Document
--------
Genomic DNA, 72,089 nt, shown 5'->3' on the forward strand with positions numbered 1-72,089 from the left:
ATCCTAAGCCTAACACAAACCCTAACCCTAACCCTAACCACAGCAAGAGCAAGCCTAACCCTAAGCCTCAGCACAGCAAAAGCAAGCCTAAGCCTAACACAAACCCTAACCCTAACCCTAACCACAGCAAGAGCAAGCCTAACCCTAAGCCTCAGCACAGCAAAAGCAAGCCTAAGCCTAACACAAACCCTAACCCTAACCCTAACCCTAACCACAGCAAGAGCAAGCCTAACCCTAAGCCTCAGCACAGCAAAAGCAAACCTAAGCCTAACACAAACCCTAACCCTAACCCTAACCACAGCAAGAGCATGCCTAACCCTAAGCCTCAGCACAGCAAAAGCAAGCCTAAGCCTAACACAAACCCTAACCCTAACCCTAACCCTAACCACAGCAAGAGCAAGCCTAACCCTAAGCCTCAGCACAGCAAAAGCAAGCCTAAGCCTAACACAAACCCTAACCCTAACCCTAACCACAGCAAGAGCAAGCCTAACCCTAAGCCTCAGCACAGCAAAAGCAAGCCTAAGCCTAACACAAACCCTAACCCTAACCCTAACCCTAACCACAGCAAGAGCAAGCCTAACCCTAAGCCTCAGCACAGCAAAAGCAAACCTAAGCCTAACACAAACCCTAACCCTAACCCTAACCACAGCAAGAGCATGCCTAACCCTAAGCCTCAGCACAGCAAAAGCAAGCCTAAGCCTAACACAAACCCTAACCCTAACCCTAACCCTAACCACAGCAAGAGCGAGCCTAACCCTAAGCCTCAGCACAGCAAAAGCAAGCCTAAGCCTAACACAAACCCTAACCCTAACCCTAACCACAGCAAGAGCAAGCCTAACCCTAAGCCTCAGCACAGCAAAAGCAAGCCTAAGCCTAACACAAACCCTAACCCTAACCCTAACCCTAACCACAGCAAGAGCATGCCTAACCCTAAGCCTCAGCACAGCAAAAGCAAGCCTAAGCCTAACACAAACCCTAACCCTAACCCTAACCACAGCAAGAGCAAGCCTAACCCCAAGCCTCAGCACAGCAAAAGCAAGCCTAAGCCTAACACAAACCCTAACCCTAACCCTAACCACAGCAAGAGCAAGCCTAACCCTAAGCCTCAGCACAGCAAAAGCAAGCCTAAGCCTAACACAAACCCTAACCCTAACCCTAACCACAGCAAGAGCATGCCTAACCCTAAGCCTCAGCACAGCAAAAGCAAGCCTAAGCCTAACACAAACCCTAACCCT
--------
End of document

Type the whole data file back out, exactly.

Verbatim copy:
Genomic DNA, 72,089 nt, shown 5'->3' on the forward strand with positions numbered 1-72,089 from the left:
ATCCTAAGCCTAACACAAACCCTAACCCTAACCCTAACCACAGCAAGAGCAAGCCTAACCCTAAGCCTCAGCACAGCAAAAGCAAGCCTAAGCCTAACACAAACCCTAACCCTAACCCTAACCACAGCAAGAGCAAGCCTAACCCTAAGCCTCAGCACAGCAAAAGCAAGCCTAAGCCTAACACAAACCCTAACCCTAACCCTAACCCTAACCACAGCAAGAGCAAGCCTAACCCTAAGCCTCAGCACAGCAAAAGCAAACCTAAGCCTAACACAAACCCTAACCCTAACCCTAACCACAGCAAGAGCATGCCTAACCCTAAGCCTCAGCACAGCAAAAGCAAGCCTAAGCCTAACACAAACCCTAACCCTAACCCTAACCCTAACCACAGCAAGAGCAAGCCTAACCCTAAGCCTCAGCACAGCAAAAGCAAGCCTAAGCCTAACACAAACCCTAACCCTAACCCTAACCACAGCAAGAGCAAGCCTAACCCTAAGCCTCAGCACAGCAAAAGCAAGCCTAAGCCTAACACAAACCCTAACCCTAACCCTAACCCTAACCACAGCAAGAGCAAGCCTAACCCTAAGCCTCAGCACAGCAAAAGCAAACCTAAGCCTAACACAAACCCTAACCCTAACCCTAACCACAGCAAGAGCATGCCTAACCCTAAGCCTCAGCACAGCAAAAGCAAGCCTAAGCCTAACACAAACCCTAACCCTAACCCTAACCCTAACCACAGCAAGAGCGAGCCTAACCCTAAGCCTCAGCACAGCAAAAGCAAGCCTAAGCCTAACACAAACCCTAACCCTAACCCTAACCACAGCAAGAGCAAGCCTAACCCTAAGCCTCAGCACAGCAAAAGCAAGCCTAAGCCTAACACAAACCCTAACCCTAACCCTAACCCTAACCACAGCAAGAGCATGCCTAACCCTAAGCCTCAGCACAGCAAAAGCAAGCCTAAGCCTAACACAAACCCTAACCCTAACCCTAACCACAGCAAGAGCAAGCCTAACCCCAAGCCTCAGCACAGCAAAAGCAAGCCTAAGCCTAACACAAACCCTAACCCTAACCCTAACCACAGCAAGAGCAAGCCTAACCCTAAGCCTCAGCACAGCAAAAGCAAGCCTAAGCCTAACACAAACCCTAACCCTAACCCTAACCACAGCAAGAGCATGCCTAACCCTAAGCCTCAGCACAGCAAAAGCAAGCCTAAGCCTAACACAAACCCTAACCCT